Now, of course the quality of a show depends a lot on the audience, so in all fairness I should say that this was a Ben Folds crowd. We knew the lyrics to all his songs, and shouted out the “ba-ba-baa” part to Kate without prompting. But the audience-performer relationship goes both ways, and it was clear to me that Ben Folds understood what Ben Lee did not: that this was not like most college shows, that the students were somewhat self-conscious, and that any sort of intellectual allusion would go over big.

Ben Lee was more or less forgettable. Australian, very mainstream sound, the poor man’s John Mayer really. His scripted transitions between songs fell completely flat, he couldn’t get us to stand up or scream. The guy has some good guitar skills and a smooth nasal voice- a little too smooth to convey a lot of emotion. And although I’d never heard his songs before, when he finished half a line of lyrics I had a pretty good idea how that line was going to end. Now, I know this sounds like I didn’t enjoy his performance at all, which isn’t the case; it was a good enough hour. But I’m not going to buy his CDs.

The only ones I can remember, in approximate order of performance:
Dirty Mind
Nothing Much Happens
Pop Queen
Something Borrowed, Something Blue
Ship My Body Home

Ben Folds hit the best songs from his old albums (not necessarily the most played ones) and gave us just a taste of his new stuff. There was never a dull moment, as he improvised piano detours and told us the stories behind a few of the more enigmatic songs. At one point, someone on the upper balcony shouted out “Ben Folds rocks Saddam Hussein’s Ass!”, whereupon he composed a song around that phrase (eventually ending with “I don’t know where this crap is going...”).

Again, in approximate order of performance:
Fred Jones Pt. 2: About as good an opening as any, as he just shrugged off the standing ovation.
Zak and Sara
Best Imitation of Myself
All U Can Eat: This was a song off Ben Folds’ new “Sunny 16” and was a little preachy, but overall good listening about our screwed-up consumer culture.
Kate: There was a girl named Kate in the audience whose birthday was today. He remembered that after the song, and sang her a special version in minor key with disturbing lyrics about getting older and dying. It was a funny touch.
Bruised: He brought Ben Lee back out to do this song from this summer’s “The Bens”. Ben Lee sounded a good deal better on this than on his solo stuff, partially because his guitar had Ben Folds’ piano to deepen the sound, and partially because the lyrics were less predictable.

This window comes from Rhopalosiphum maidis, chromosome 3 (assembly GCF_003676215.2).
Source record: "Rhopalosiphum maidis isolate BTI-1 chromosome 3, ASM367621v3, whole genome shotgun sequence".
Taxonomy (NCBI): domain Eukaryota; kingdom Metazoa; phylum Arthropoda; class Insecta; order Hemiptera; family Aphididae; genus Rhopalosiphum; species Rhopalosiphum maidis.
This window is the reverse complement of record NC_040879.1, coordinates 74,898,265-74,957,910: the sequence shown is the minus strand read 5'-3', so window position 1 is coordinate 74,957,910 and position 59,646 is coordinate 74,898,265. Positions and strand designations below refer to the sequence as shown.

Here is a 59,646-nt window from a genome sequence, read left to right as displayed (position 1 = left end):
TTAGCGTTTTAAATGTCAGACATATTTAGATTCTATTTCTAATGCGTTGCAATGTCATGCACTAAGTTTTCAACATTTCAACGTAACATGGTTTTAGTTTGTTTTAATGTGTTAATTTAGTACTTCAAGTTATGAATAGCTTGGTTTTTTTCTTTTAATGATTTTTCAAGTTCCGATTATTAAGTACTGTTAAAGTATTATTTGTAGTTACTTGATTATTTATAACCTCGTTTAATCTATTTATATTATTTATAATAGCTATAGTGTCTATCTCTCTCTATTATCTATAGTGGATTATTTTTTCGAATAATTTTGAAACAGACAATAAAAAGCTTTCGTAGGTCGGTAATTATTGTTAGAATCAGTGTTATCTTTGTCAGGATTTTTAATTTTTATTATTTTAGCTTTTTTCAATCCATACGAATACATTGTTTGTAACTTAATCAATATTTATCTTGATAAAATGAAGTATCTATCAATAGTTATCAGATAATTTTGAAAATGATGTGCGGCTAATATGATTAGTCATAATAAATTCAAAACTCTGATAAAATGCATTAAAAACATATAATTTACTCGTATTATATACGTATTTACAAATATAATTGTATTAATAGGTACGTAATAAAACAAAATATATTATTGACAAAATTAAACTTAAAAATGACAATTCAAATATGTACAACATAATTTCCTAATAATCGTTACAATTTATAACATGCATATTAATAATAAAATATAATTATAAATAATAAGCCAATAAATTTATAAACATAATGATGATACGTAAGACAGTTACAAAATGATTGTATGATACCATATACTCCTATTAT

I Touch Myself: Hilarious cover song, another duet with Ben Lee.
Learn to Live with What You Are: Also off “Sunny 16”; not bad.
Selfless, Cold and Composed: I didn’t realize before how good this song is. It's going on my playlist now.
Army: Ben made up for lack of other instruments by using the audience here. Half were trumpets, half saxophones. I didn’t realize U of C students had all this enthusiasm, but we really got into our instruments.
The Luckiest
Rockin’ the Suburbs: Ben- “I wanted to call this song ‘Korn Sucks’, but I decided not to.”
Not the Same: The original finale; Ben split us into the three parts of the major chord, used us during the song, then directed the giant choir for a few final rounds.
One Angry Dwarf and 200 Solemn Faces: Encore 1, prefaced with the great story of the senior-year prank that inspired his ISAP rap, which eventually turned into this song.
Song for the Dumped: Encore 2, and a great climax to the show, including massive audience participation on the most memorable line, as well as his repetition of a verse in Japanese. Remember what I said about intellectual allusions?

So all in all, this concert was a great Saturday night, and worth multiple times what I had to pay for it (much of the cost was shouldered by the U of C Major Activities Board). And that’s more than enough blogging.

Friday, November 07, 2003

Machiavellian Barbecue

You know, I really meant "Mongolian Barbecue", what I had for dinner tonight. But Machiavellian works even better. I’ve just completed the gauntlet:

Thursday, 12 PM: I was remarkably well prepared for the Math Logic midterm; I finished half an hour early. So far, so good. Except that I knew how my paper had gone...

Thursday, 1:30 PM: Drat drat drat. I wrote the paper, edited it, then realized it didn’t really fit the prompt. I was supposed to answer "what does The Discourses tell us about history?" and I was too caught up in discussing what Machiavelli actually meant. Well, excuse me for actually caring about a person’s ideas, irrespective of their $@*!ing historical context...
(Nota bene the following: 1. I don't yet know what my paper was graded. 2. This is civilization class, not philosophy; it's supposed to be about history. 3. It’s really all my fault for not beginning the paper until Tuesday. 4. I do understand how important historical context can be. 5. I realized the flaws of my rant as I was writing it just now.)

Friday, 1:30 PM: The Reps of Finite Groups midterm made me wish I had back that half hour I gained on the Math Logic midterm. It required so much writing my hand hurt. Basically, I had 50 minutes to write out the full proofs for three of the most complicated theorems of the quarter. I just know I've made crucial oversights; I hate not having the time to at least think over my responses.

Friday, 6:30 PM: The reward. Six Michelsonians up to Wrigleyville to eat at the Mongolian Barbecue there. You get a bowl of stuff (a lot of meats, sirloin and calimari included, and a good number of sauces/spices) and they cook it for you, semi-Hibachi style, with sword-like implements on a big heated iron slab. It was pretty good; highlights included Russell and Dennis making each other “torture bowls” to trade, then seeing who gave up first. So the week ended well, and I should post Ben Folds/Ben Lee concert highlights after I see them tomorrow...

Tuesday, November 04, 2003

I'm not here... This isn't happening...

Thursday (12 PM): Mathematical Logic I Midterm

Thursday (1:30 PM): European Civilization Paper (historical significance of The Discourses by Machiavelli)

Friday (1:30 PM): Representations of Finite Groups Midterm

Friday (3:30 PM): Directed Reading Program session- Elliptic Curves

Current Wish: How to Disappear Completely, Radiohead